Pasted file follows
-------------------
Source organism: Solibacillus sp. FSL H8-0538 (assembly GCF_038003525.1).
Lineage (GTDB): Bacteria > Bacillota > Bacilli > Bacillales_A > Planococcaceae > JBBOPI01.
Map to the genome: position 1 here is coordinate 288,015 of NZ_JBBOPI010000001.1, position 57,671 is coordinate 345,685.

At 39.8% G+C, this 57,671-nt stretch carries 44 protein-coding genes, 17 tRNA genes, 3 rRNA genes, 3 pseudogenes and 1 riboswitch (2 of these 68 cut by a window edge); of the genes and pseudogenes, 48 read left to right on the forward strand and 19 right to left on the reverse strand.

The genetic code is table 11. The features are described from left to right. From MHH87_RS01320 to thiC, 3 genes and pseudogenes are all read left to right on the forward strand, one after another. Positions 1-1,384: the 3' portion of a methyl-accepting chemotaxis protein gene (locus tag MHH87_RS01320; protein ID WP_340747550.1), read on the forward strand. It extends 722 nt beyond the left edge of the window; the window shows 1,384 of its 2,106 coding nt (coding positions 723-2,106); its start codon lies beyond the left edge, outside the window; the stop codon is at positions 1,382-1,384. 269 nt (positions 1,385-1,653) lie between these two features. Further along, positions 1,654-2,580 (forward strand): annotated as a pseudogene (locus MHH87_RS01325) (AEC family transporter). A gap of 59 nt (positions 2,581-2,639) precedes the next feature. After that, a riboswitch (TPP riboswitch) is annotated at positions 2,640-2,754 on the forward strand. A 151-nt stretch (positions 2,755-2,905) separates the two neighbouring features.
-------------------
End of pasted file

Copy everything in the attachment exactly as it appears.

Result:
Source organism: Solibacillus sp. FSL H8-0538 (assembly GCF_038003525.1).
Lineage (GTDB): Bacteria > Bacillota > Bacilli > Bacillales_A > Planococcaceae > JBBOPI01.
Map to the genome: position 1 here is coordinate 288,015 of NZ_JBBOPI010000001.1, position 57,671 is coordinate 345,685.

At 39.8% G+C, this 57,671-nt stretch carries 44 protein-coding genes, 17 tRNA genes, 3 rRNA genes, 3 pseudogenes and 1 riboswitch (2 of these 68 cut by a window edge); of the genes and pseudogenes, 48 read left to right on the forward strand and 19 right to left on the reverse strand.

The genetic code is table 11. The features are described from left to right. From MHH87_RS01320 to thiC, 3 genes and pseudogenes are all read left to right on the forward strand, one after another. Positions 1-1,384: the 3' portion of a methyl-accepting chemotaxis protein gene (locus tag MHH87_RS01320; protein ID WP_340747550.1), read on the forward strand. It extends 722 nt beyond the left edge of the window; the window shows 1,384 of its 2,106 coding nt (coding positions 723-2,106); its start codon lies beyond the left edge, outside the window; the stop codon is at positions 1,382-1,384. 269 nt (positions 1,385-1,653) lie between these two features. Further along, positions 1,654-2,580 (forward strand): annotated as a pseudogene (locus MHH87_RS01325) (AEC family transporter). A gap of 59 nt (positions 2,581-2,639) precedes the next feature. After that, a riboswitch (TPP riboswitch) is annotated at positions 2,640-2,754 on the forward strand. A 151-nt stretch (positions 2,755-2,905) separates the two neighbouring features.